The Alabama State Department of Education has identified nine “failing” schools in Mobile County based on results of a single test that was axed last year because it failed to properly align with statewide standards.

Those schools joined 64 others across the state on a list released annually in conjunction with the Alabama Accountability Act, which designates any school in the bottom 6 percent of statewide reading and math scores as “failing.” It also allows students attending those schools to transfer to another, nonfailing public or private school.

For the last four years, statewide scores have come from the ACT Aspire, which is administered to students in grades 3-8 and high school sophomores. However, Alabama quit using that test last year after federal education officials determined it did not properly align with what is taught in classrooms.

So far, the state board of education has not selected a permanent replacement.

In the interim, elementary and middle school students will take a series of assessments created by Scantron and high school students will take the ACT, a standardized test used for college admissions. Those assessments will determine next year’s “failing” schools.

The Mobile County Public School System has had at least five “failing” schools on the annual list every year it’s been released. In 2016, 12 local schools were deemed to be failing. That fell to eight in 2017. This year, Theodore High School was removed from the list but Chastang-Fournier K-8 and Mobile County Training Middle School were added.

Other MCPSS schools on the list include: B.C. Rain High School, Williamson High School and Middle Grades, Booker T. Washington Middle School, Blount High School, Scarborough Middle School, LeFlore High School and Vigor High School — all of which have been on the list at least once before and some as many as five times.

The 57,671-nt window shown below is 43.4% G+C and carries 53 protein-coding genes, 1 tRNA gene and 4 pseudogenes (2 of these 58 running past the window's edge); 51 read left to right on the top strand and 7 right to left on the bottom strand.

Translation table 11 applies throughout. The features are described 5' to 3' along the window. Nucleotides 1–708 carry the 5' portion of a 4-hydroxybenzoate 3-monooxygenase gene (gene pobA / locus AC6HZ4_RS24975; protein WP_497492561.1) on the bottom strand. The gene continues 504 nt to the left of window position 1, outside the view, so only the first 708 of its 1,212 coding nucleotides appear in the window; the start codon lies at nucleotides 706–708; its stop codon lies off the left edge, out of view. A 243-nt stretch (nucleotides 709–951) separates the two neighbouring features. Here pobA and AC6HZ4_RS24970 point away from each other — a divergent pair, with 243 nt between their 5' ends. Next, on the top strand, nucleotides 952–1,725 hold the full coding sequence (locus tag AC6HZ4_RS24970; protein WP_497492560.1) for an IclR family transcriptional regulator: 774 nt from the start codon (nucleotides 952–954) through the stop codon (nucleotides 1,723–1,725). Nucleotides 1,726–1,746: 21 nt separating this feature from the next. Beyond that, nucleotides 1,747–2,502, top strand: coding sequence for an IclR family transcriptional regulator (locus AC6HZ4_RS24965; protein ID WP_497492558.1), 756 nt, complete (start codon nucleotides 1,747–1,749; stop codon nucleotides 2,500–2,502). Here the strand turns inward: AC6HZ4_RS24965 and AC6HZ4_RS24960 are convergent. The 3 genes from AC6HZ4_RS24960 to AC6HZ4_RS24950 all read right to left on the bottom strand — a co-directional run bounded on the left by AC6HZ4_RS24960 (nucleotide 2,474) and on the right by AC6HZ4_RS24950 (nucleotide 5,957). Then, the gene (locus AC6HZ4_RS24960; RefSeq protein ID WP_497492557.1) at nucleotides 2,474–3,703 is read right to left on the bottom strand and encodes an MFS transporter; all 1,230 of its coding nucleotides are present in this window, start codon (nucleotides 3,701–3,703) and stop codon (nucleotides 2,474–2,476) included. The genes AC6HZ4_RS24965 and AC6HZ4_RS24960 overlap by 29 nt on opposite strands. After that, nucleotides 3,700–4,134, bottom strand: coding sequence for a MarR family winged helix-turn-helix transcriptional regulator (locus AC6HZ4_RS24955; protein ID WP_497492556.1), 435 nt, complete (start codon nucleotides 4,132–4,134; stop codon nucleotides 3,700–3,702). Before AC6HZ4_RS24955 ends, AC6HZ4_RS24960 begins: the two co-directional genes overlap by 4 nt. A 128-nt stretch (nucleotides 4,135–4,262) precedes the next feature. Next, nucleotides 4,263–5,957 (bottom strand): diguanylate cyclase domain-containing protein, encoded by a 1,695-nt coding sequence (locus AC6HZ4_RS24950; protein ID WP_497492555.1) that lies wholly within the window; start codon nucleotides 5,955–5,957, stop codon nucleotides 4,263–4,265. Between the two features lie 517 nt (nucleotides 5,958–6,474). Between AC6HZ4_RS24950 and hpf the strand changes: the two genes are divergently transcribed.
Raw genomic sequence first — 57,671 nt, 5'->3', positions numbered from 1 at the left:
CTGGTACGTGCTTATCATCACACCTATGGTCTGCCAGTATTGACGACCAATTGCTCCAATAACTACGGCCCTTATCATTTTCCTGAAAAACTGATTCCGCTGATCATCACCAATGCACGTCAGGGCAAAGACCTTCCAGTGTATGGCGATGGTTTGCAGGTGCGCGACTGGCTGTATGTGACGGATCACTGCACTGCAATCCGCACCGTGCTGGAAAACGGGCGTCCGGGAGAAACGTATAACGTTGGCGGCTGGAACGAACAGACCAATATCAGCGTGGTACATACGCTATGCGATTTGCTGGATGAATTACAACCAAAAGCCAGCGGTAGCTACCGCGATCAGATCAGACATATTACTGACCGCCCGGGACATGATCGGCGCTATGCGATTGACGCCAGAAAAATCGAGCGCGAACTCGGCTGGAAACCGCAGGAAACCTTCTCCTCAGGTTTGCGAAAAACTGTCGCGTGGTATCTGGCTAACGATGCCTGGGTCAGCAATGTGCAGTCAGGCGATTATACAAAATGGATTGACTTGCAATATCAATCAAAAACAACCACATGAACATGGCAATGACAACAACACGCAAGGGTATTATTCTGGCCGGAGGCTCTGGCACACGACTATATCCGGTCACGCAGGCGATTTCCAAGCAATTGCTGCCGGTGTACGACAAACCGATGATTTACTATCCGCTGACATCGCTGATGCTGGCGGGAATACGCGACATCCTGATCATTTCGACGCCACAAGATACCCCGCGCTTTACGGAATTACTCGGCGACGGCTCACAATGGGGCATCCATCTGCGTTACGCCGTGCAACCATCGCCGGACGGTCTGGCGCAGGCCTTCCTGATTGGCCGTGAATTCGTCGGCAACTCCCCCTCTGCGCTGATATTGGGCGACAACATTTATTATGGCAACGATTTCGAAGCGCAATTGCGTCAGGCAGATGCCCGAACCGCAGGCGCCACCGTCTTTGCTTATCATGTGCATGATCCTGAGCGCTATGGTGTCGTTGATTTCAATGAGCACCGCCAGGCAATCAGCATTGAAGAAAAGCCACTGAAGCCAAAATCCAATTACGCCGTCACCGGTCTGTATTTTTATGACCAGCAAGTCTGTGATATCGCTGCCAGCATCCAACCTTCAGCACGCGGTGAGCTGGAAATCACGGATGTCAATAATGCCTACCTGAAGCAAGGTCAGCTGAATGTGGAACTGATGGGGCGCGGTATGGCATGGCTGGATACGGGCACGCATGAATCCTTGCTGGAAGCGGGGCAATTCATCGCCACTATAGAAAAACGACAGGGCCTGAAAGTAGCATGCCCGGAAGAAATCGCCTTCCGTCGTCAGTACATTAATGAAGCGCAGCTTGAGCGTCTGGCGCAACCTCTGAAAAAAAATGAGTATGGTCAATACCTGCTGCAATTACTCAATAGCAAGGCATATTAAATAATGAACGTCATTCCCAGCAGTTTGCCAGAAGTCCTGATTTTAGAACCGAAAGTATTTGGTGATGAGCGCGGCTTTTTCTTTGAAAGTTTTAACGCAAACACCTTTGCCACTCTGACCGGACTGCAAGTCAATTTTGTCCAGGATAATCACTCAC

Mobile County had the third-highest number of “failing” schools in the state this year, behind only Montgomery County Schools and Birmingham City Schools, which had 11 and 14, respectively.

As she has before, MCPSS Superintendent Martha Peek expressed frustration with the limited definition of “failing” established in the AAA — something she’s previously called “a political designation” and an incomplete measurement of student performance.

“We’re not discounting the test, and the scores were the scores that came out of that, but what we’re saying is there’s so much more that needs to be done to show a total picture of what our students are actually doing,” she said.

Peek made those comments at Blount High School a day after it was named a failing school to highlight things she says state tests fail to measure. Blount has a 90 percent graduation rate and 83 percent of its students have earned a College and Career Readiness credential.

To do that, Peek said students must have either benchmarked on at least one portion of the ACT, made a qualifying score on an Advanced Placement or International Baccalaureate exam, earned a workforce credential, been accepted into the military or earned a dual-enrollment credit.